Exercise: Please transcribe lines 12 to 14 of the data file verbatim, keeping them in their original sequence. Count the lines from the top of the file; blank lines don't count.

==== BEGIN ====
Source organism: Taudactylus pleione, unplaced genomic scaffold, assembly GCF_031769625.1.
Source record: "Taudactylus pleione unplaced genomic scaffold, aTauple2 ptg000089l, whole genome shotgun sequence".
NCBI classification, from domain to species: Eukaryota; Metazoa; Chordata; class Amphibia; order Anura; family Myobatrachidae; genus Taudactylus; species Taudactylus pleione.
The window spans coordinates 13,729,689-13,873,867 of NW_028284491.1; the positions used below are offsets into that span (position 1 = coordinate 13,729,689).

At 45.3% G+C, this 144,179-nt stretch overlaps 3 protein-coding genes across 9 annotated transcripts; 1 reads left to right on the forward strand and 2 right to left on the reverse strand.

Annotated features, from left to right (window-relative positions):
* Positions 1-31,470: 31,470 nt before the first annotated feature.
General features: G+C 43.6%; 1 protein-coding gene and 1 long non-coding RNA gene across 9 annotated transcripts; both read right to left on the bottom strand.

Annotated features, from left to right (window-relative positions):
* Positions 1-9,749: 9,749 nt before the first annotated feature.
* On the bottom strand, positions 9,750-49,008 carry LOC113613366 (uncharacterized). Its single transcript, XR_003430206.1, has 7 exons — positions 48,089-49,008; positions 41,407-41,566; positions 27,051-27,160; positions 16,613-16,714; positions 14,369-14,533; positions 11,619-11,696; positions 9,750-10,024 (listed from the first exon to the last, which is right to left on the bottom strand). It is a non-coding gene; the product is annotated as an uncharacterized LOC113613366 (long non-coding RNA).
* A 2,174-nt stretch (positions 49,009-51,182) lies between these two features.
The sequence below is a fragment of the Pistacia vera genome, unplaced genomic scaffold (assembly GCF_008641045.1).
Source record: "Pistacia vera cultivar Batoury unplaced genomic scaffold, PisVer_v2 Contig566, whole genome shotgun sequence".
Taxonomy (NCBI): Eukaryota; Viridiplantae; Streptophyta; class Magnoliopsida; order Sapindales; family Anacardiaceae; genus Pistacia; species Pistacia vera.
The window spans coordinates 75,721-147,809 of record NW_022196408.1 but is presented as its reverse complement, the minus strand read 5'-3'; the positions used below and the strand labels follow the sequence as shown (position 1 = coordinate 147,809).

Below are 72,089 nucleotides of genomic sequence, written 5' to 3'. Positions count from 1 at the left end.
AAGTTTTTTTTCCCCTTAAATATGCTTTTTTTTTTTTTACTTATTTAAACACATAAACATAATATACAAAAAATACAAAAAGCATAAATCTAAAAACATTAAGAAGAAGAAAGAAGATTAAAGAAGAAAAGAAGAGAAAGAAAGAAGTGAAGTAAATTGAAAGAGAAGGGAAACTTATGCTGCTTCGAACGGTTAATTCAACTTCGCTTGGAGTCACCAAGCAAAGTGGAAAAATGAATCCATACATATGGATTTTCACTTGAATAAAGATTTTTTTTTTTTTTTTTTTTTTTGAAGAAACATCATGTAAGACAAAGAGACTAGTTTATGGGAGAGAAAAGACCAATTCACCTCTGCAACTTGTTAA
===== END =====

* A 2,174-nt stretch (positions 49,009-51,182) lies between these two features.
The sequence below is a fragment of the Pistacia vera genome, unplaced genomic scaffold (assembly GCF_008641045.1).
Source record: "Pistacia vera cultivar Batoury unplaced genomic scaffold, PisVer_v2 Contig566, whole genome shotgun sequence".